When the call for stories was posted I thought this story wouldn’t fit, we have Samantha. This book is about those who have lost a loved one. We still have our sweet, little loved one.

But it was still about Grief….so with a little encouragement from my writers group, I sent it in.

And I never heard anything back.

A week after Samantha passed away, I got a letter of acceptance stating they would like to publish my essay.

I think about this story often and how I told myself I can live with Grief and still have a fulfilling life with this uninvited guest.

Perhaps I need to see it in print.

P.S- We are having a book signing party and kick off for our foundation. You can find details here– please let me know if you would like to attend

Nitty Gritty Dirty Grief

Aloha!

I haven’t posted.

Because hubby and I have been here:

We took off for a week….just the two of us and sat on a beach for a while.

It was lovely and much needed. We took a vacation five years ago when I was 9 weeks pregnant with Samantha and a nervous wreck. I was afraid to go into the ocean because I thought I would be eaten by a shark…..seriously, a shark. I attribute it to a high-risk pregnancy after Jack but it still didn’t make me any fun.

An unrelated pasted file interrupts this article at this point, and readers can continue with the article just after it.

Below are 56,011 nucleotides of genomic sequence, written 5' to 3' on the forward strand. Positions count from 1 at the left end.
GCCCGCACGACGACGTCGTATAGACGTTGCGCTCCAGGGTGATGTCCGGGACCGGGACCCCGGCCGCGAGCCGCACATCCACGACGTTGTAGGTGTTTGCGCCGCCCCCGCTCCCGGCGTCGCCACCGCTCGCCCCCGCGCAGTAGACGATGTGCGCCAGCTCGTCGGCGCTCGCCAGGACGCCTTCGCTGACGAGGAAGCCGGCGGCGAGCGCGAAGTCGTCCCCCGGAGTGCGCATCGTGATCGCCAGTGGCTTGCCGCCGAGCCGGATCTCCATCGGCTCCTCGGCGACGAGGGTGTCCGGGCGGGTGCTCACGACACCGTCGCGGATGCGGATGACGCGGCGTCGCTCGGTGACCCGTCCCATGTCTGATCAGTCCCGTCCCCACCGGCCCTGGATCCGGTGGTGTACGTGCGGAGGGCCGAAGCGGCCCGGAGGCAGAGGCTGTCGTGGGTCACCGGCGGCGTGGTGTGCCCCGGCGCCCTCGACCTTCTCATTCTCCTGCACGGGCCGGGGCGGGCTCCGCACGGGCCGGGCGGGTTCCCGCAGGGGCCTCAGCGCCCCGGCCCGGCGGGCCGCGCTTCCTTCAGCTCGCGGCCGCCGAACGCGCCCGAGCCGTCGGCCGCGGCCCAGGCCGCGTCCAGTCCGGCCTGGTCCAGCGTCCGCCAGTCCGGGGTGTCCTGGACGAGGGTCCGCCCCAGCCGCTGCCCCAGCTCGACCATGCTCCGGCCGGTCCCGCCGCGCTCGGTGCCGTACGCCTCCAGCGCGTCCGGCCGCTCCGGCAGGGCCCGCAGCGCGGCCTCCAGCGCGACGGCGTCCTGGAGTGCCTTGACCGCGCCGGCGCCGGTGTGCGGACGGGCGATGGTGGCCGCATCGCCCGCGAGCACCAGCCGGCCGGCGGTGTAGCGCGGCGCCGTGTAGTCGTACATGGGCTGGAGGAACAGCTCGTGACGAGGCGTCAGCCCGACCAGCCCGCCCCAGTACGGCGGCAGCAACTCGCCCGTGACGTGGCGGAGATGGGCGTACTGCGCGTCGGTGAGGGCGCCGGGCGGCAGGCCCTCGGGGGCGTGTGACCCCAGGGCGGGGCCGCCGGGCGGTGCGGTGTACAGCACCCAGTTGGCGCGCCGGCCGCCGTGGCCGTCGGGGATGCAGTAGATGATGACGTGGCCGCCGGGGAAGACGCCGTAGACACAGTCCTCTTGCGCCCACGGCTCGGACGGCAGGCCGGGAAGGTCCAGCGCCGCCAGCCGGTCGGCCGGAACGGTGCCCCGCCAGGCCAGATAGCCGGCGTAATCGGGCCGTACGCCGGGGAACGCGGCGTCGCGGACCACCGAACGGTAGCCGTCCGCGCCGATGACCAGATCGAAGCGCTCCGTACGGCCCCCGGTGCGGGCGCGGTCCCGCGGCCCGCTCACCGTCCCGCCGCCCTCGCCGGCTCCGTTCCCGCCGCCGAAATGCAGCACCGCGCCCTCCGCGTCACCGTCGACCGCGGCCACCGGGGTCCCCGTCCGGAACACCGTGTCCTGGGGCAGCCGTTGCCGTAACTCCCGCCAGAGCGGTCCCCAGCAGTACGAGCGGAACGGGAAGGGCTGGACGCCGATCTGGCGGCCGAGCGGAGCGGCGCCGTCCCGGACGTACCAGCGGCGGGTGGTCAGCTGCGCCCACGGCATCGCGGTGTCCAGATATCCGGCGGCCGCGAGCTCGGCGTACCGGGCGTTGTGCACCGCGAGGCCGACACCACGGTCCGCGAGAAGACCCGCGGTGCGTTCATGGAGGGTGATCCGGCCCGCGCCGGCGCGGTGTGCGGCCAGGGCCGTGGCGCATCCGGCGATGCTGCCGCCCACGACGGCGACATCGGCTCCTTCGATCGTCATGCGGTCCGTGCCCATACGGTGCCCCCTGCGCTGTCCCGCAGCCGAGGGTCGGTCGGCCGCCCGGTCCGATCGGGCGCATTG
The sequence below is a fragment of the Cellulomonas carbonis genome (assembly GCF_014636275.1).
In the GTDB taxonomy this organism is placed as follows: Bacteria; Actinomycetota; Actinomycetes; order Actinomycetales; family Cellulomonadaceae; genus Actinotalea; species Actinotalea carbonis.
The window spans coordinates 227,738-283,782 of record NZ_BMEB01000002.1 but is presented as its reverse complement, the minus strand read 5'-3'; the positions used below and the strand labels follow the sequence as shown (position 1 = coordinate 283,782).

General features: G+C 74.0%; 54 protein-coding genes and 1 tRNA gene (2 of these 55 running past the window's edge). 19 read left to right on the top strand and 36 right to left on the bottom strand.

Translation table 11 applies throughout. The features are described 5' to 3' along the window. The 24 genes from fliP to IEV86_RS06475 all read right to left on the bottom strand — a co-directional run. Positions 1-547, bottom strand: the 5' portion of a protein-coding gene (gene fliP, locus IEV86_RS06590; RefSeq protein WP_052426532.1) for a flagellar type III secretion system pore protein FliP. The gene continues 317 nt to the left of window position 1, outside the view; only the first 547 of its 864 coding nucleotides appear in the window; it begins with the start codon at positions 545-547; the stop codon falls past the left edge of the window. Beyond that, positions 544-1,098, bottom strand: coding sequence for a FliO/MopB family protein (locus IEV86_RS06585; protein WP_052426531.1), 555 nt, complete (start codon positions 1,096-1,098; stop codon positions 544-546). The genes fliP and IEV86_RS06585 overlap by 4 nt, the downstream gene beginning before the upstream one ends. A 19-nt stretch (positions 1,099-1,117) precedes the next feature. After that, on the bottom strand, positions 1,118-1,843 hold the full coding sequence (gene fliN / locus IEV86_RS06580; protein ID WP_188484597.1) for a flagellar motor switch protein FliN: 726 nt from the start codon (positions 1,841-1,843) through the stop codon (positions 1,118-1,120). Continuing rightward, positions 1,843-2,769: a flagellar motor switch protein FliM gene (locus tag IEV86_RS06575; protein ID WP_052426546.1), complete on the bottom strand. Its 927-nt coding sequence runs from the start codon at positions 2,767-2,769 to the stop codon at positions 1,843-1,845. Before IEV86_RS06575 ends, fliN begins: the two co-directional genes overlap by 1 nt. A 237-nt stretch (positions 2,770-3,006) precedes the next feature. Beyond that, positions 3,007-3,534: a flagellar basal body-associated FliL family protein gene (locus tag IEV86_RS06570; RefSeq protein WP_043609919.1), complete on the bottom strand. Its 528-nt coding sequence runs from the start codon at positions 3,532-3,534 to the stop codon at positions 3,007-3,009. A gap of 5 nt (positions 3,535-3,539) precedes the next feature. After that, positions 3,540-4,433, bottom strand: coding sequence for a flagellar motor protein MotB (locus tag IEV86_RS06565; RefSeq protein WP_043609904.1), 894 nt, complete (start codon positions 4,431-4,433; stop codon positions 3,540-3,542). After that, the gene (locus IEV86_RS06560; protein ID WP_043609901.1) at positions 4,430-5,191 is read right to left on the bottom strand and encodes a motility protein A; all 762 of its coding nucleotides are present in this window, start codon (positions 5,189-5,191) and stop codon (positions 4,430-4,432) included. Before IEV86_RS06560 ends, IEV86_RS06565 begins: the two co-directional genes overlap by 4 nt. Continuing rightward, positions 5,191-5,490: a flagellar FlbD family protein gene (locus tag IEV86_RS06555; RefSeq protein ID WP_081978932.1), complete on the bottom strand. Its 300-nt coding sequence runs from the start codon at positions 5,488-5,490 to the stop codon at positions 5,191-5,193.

I was kind of fun on this vacation. We both were kind of fun on this vacation. That’s not to say it wasn’t without our sad times. The irony that we can now do the things we couldn’t because we don’t have Samantha kicks me between the eyes sometimes…

but I think it always will.

I also think it’s nicer to be kicked with irony when you’re holding a mai tai in 80 degree weather while sitting on the beach. Location is everything.

We also lost our dear Dodie while we were gone. It was expected but still sad. She past away when hubby and I were on a sunset cruise.

Irony.

We were also being piled with this crazy, yummy ‘adult-Hawaiian-punch’ while on the sunset cruise, which Dodie would have appreciated. She always liked a good party.

Most important we connected with who we are; as a couple and as two people trying to navigate this life. We held hands, we laughed, we cried, we sat in this amazing adult-only infinity pool and bobbed around on these giant, floaty, bean-bag things.

I took a surfing lesson.

I swam with a turtle.

I saw one butterfly; only one.

It was a good vacation.